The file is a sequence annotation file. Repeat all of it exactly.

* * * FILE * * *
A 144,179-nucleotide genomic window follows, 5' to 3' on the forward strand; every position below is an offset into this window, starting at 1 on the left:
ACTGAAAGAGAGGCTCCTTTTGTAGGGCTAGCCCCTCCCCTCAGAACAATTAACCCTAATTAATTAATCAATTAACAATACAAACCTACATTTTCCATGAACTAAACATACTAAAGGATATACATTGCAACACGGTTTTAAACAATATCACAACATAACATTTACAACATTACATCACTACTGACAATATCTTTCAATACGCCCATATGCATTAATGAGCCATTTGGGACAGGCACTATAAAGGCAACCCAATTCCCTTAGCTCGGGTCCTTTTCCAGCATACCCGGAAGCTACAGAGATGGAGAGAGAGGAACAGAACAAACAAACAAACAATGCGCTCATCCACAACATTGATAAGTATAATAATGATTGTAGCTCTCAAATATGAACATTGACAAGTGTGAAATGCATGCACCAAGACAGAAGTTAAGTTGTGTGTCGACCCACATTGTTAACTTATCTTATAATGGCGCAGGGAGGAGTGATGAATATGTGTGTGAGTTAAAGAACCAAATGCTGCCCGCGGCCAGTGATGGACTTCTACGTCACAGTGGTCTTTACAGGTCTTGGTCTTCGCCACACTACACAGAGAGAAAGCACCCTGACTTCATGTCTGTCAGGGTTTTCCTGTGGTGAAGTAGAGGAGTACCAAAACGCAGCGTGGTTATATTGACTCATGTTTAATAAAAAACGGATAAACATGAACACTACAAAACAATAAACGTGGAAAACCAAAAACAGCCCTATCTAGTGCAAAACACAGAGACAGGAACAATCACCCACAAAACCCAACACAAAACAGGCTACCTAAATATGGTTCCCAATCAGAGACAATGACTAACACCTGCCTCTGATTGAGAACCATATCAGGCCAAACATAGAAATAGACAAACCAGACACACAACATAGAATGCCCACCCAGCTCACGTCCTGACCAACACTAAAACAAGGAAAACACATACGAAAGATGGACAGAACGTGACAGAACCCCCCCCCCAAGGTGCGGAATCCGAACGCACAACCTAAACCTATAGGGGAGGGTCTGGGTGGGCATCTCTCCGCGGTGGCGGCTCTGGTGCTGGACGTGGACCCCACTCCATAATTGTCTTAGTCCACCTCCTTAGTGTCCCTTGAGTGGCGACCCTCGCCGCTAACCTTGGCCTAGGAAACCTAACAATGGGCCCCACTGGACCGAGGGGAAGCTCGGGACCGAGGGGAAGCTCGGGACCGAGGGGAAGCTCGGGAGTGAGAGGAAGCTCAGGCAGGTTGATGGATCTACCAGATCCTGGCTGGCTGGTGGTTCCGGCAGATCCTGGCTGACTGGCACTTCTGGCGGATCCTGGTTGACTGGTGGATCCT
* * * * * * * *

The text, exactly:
A 144,179-nucleotide genomic window follows, 5' to 3' on the forward strand; every position below is an offset into this window, starting at 1 on the left:
ACTGAAAGAGAGGCTCCTTTTGTAGGGCTAGCCCCTCCCCTCAGAACAATTAACCCTAATTAATTAATCAATTAACAATACAAACCTACATTTTCCATGAACTAAACATACTAAAGGATATACATTGCAACACGGTTTTAAACAATATCACAACATAACATTTACAACATTACATCACTACTGACAATATCTTTCAATACGCCCATATGCATTAATGAGCCATTTGGGACAGGCACTATAAAGGCAACCCAATTCCCTTAGCTCGGGTCCTTTTCCAGCATACCCGGAAGCTACAGAGATGGAGAGAGAGGAACAGAACAAACAAACAAACAATGCGCTCATCCACAACATTGATAAGTATAATAATGATTGTAGCTCTCAAATATGAACATTGACAAGTGTGAAATGCATGCACCAAGACAGAAGTTAAGTTGTGTGTCGACCCACATTGTTAACTTATCTTATAATGGCGCAGGGAGGAGTGATGAATATGTGTGTGAGTTAAAGAACCAAATGCTGCCCGCGGCCAGTGATGGACTTCTACGTCACAGTGGTCTTTACAGGTCTTGGTCTTCGCCACACTACACAGAGAGAAAGCACCCTGACTTCATGTCTGTCAGGGTTTTCCTGTGGTGAAGTAGAGGAGTACCAAAACGCAGCGTGGTTATATTGACTCATGTTTAATAAAAAACGGATAAACATGAACACTACAAAACAATAAACGTGGAAAACCAAAAACAGCCCTATCTAGTGCAAAACACAGAGACAGGAACAATCACCCACAAAACCCAACACAAAACAGGCTACCTAAATATGGTTCCCAATCAGAGACAATGACTAACACCTGCCTCTGATTGAGAACCATATCAGGCCAAACATAGAAATAGACAAACCAGACACACAACATAGAATGCCCACCCAGCTCACGTCCTGACCAACACTAAAACAAGGAAAACACATACGAAAGATGGACAGAACGTGACAGAACCCCCCCCCCAAGGTGCGGAATCCGAACGCACAACCTAAACCTATAGGGGAGGGTCTGGGTGGGCATCTCTCCGCGGTGGCGGCTCTGGTGCTGGACGTGGACCCCACTCCATAATTGTCTTAGTCCACCTCCTTAGTGTCCCTTGAGTGGCGACCCTCGCCGCTAACCTTGGCCTAGGAAACCTAACAATGGGCCCCACTGGACCGAGGGGAAGCTCGGGACCGAGGGGAAGCTCGGGACCGAGGGGAAGCTCGGGAGTGAGAGGAAGCTCAGGCAGGTTGATGGATCTACCAGATCCTGGCTGGCTGGTGGTTCCGGCAGATCCTGGCTGACTGGCACTTCTGGCGGATCCTGGTTGACTGGTGGATCCT